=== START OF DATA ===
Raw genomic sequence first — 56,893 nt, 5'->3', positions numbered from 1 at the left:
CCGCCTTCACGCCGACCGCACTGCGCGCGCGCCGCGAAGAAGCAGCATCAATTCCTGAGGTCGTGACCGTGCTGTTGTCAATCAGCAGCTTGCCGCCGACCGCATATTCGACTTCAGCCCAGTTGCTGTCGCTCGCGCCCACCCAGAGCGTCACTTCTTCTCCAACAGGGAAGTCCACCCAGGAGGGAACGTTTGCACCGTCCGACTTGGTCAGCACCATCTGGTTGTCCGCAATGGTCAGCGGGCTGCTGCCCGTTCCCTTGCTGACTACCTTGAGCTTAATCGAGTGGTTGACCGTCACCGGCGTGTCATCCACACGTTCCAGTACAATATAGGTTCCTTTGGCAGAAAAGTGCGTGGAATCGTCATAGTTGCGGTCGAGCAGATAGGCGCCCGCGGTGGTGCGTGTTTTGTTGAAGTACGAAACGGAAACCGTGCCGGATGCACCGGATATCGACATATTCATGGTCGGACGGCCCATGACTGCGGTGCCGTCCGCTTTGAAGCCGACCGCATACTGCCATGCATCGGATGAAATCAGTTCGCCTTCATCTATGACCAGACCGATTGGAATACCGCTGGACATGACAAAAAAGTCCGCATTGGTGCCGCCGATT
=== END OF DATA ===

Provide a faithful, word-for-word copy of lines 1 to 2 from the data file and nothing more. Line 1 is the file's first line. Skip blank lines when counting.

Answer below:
Raw genomic sequence first — 56,893 nt, 5'->3', positions numbered from 1 at the left:
CCGCCTTCACGCCGACCGCACTGCGCGCGCGCCGCGAAGAAGCAGCATCAATTCCTGAGGTCGTGACCGTGCTGTTGTCAATCAGCAGCTTGCCGCCGACCGCATATTCGACTTCAGCCCAGTTGCTGTCGCTCGCGCCCACCCAGAGCGTCACTTCTTCTCCAACAGGGAAGTCCACCCAGGAGGGAACGTTTGCACCGTCCGACTTGGTCAGCACCATCTGGTTGTCCGCAATGGTCAGCGGGCTGCTGCCCGTTCCCTTGCTGACTACCTTGAGCTTAATCGAGTGGTTGACCGTCACCGGCGTGTCATCCACACGTTCCAGTACAATATAGGTTCCTTTGGCAGAAAAGTGCGTGGAATCGTCATAGTTGCGGTCGAGCAGATAGGCGCCCGCGGTGGTGCGTGTTTTGTTGAAGTACGAAACGGAAACCGTGCCGGATGCACCGGATATCGACATATTCATGGTCGGACGGCCCATGACTGCGGTGCCGTCCGCTTTGAAGCCGACCGCATACTGCCATGCATCGGATGAAATCAGTTCGCCTTCATCTATGACCAGACCGATTGGAATACCGCTGGACATGACAAAAAAGTCCGCATTGGTGCCGCCGATT